•  Evansville’s Marty Simmons is coaching the third-youngest team in the nation (according to Ken Pomeroy’s web site). The Aces have .062 seasons of experience and don’t have a senior on the roster. Simmons guided a similar roster through growing pains the previous four seasons. In 2009-10, he started with players such as Colt Ryan, Ned Cox and Troy Taylor and moved the Aces into the upper division of the MVC.

Patience and a slow introduction of concepts is required when working with freshmen and sophomores.

“You’d like to have more upperclassmen,” Simmons said. “It’s learning on the job, learning by experience. Being able to work with them in the summer helped a lot, that was one big change from when Colt and those guys were here.”

Entering Wednesday’s game at Northern Iowa, freshmen and sophomores accounted for 91 percent of Evansville’s scoring, 90 percent of minutes played and 89 percent of the rebounds. Simmons, son of the coach, is the top scorer among true freshmen in the MVC. Sophomore center Egidius Mockevicius leads the MVC by making 60.4 percent of his shots.

•  Zone defenses are growing in popularity in the MVC, most coaches agree. Illinois State, with size an issue, plays a 2-3 zone and nothing else. Other coaches are playing more zone, likely in response to new rules designed to cut down on physical play by defenders.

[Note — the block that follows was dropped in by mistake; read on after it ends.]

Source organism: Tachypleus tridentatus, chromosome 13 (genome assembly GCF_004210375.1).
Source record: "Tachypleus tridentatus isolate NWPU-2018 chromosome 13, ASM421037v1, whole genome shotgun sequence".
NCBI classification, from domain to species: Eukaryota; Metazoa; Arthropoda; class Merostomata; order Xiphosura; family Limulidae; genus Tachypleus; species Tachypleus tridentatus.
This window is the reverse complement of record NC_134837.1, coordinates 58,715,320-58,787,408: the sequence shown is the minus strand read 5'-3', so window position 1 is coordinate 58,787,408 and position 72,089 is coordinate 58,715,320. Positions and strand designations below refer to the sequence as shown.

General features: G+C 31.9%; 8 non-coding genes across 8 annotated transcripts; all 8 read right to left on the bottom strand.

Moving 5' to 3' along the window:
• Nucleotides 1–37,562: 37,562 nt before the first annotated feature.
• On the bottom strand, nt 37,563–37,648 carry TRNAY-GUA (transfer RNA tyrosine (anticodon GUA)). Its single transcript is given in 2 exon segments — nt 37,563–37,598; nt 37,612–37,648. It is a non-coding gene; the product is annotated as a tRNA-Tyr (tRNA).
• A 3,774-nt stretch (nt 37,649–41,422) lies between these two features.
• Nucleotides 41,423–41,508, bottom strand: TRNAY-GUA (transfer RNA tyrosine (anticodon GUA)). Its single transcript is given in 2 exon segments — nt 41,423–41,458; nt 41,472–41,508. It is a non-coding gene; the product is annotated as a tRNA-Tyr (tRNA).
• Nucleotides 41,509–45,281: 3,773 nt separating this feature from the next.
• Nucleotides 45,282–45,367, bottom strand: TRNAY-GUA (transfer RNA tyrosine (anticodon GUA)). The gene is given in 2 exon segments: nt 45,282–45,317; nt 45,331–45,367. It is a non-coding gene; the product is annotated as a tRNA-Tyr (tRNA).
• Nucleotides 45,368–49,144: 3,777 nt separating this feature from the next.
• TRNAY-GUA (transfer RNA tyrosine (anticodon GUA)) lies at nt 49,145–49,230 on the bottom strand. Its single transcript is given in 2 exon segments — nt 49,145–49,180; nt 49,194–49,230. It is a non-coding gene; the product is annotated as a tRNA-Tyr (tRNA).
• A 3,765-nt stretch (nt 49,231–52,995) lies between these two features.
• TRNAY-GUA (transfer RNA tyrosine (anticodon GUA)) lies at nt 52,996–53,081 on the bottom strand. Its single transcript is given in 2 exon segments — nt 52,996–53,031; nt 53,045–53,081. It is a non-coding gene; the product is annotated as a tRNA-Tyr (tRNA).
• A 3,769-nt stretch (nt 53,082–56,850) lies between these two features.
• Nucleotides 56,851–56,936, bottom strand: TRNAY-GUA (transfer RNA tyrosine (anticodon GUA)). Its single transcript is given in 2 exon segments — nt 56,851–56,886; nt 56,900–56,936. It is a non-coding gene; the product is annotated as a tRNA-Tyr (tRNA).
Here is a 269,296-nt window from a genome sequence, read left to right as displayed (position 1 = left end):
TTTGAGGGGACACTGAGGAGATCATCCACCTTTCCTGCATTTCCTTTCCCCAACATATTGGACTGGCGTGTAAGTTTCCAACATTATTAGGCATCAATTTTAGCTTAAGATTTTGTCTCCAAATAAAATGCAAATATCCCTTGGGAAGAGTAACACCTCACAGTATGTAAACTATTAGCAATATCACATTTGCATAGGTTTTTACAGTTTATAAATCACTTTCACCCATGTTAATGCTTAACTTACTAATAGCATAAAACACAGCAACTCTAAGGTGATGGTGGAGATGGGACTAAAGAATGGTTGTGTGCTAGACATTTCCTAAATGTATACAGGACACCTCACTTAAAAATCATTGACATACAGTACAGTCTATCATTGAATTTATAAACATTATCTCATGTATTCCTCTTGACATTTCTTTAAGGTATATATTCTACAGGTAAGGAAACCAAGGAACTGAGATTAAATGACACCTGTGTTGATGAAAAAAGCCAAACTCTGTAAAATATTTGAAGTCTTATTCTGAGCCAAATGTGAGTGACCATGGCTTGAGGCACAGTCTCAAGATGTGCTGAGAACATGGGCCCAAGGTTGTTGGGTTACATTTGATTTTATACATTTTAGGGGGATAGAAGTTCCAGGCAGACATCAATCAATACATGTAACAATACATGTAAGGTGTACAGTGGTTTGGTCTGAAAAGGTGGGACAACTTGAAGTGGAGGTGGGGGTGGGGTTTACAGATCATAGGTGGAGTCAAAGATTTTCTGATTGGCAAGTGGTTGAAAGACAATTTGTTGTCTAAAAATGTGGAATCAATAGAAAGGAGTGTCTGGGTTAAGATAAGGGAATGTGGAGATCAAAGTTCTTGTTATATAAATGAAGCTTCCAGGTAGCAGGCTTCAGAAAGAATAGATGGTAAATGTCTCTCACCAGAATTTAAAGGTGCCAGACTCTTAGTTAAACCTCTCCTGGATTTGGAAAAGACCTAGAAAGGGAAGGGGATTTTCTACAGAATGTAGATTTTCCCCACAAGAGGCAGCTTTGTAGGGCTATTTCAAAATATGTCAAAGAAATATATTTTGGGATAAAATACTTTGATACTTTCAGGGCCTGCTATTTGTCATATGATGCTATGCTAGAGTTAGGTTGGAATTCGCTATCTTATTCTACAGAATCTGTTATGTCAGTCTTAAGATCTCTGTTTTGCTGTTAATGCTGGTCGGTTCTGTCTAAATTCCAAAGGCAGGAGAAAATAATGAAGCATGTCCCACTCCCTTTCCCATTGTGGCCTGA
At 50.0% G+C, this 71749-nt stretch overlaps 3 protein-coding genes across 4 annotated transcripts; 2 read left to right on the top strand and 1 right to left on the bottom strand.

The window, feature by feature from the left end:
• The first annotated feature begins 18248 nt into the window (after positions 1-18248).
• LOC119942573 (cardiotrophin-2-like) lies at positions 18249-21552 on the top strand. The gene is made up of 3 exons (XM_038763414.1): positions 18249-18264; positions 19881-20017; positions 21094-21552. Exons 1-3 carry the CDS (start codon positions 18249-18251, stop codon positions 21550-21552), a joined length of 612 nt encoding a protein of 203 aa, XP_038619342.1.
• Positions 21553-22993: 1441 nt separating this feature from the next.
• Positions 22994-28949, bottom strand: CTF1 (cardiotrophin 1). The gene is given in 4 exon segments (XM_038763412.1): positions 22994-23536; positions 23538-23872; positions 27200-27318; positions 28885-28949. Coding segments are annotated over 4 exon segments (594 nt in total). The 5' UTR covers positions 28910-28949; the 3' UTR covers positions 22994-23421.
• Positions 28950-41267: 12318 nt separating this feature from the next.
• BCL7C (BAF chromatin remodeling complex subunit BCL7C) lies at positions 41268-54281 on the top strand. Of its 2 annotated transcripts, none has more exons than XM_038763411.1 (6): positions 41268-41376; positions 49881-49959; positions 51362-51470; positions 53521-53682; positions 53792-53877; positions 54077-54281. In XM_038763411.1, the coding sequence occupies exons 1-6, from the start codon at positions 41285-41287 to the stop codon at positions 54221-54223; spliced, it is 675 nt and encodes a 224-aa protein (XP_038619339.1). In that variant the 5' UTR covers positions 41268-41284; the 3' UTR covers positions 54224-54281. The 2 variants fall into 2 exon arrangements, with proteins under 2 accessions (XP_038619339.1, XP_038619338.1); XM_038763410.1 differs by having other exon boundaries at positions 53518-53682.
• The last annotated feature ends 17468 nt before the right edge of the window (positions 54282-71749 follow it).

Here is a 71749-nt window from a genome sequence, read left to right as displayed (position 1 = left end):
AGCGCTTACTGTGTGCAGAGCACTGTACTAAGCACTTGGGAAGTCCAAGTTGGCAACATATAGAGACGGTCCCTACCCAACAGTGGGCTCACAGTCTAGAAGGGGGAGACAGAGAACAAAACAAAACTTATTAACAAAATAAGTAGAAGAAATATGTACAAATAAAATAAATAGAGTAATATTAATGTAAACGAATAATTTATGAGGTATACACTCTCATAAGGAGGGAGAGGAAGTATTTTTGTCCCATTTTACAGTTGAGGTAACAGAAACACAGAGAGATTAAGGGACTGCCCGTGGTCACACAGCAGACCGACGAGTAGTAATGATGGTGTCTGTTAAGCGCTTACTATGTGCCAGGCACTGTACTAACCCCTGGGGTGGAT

“It’s a way to stay away from the hand check and some of the contact that is being called now so you can keep some guys out of foul trouble,” Northern Iowa coach Ben Jacobson said.

Simmons is one of the coaches who rarely used zone in the past.

“We have a young team and at times our matchups don’t favor us in man, and we feel the zone has really helped us,” he said. “We’ve actually had multiple zones and in the past we had just one.”

•  Not surprisingly, WSU fans are scooping up tickets to the MVC Tournament. As of the end of the Valley’s early promotional pricing period, Shocker fans accounted for 2,391 of the 5,132 tickets sold. Illinois State is next at 525 with Indiana State at 500. Northern Iowa (356), Bradley (235) and Drake, Evansville, Loyola, Missouri State and Southern Illinois (225) follow. Schools are required to buy 225.

Last year, schools bought 6,929 in the early period, with Creighton fans snapping up 4,000.

If Shocker fans are planning on skipping St. Louis to save up for the NCAA Tournament, it’s not showing up yet. WSU’s sales are up from 1,019 last year.

In their own words

“The biggest factor is the debacle we have going on right now is with college officiating. We just got a memo this week that says it (rules limiting physical play on defense) has changed the game for the better, and I absolutely think that’s a complete political spin and a scam. I’m not upset at the officials. I’m upset at the inconsistency that we have in college officiating. We have officials that night-in and night-out tell me, and we’re sitting here in January, they are confused and still don’t know how to call the game. It just blows my mind.” — Southern Illinois coach Barry Hinson.

One to watch

Indiana State at Northern Iowa, 7 p.m. Saturday (ESPN3) — Sycamores can’t look ahead to Wednesday’s game vs. Wichita State. Their margin of error to stay in the race and build their NCAA resume is thin, especially after the loss at SIU.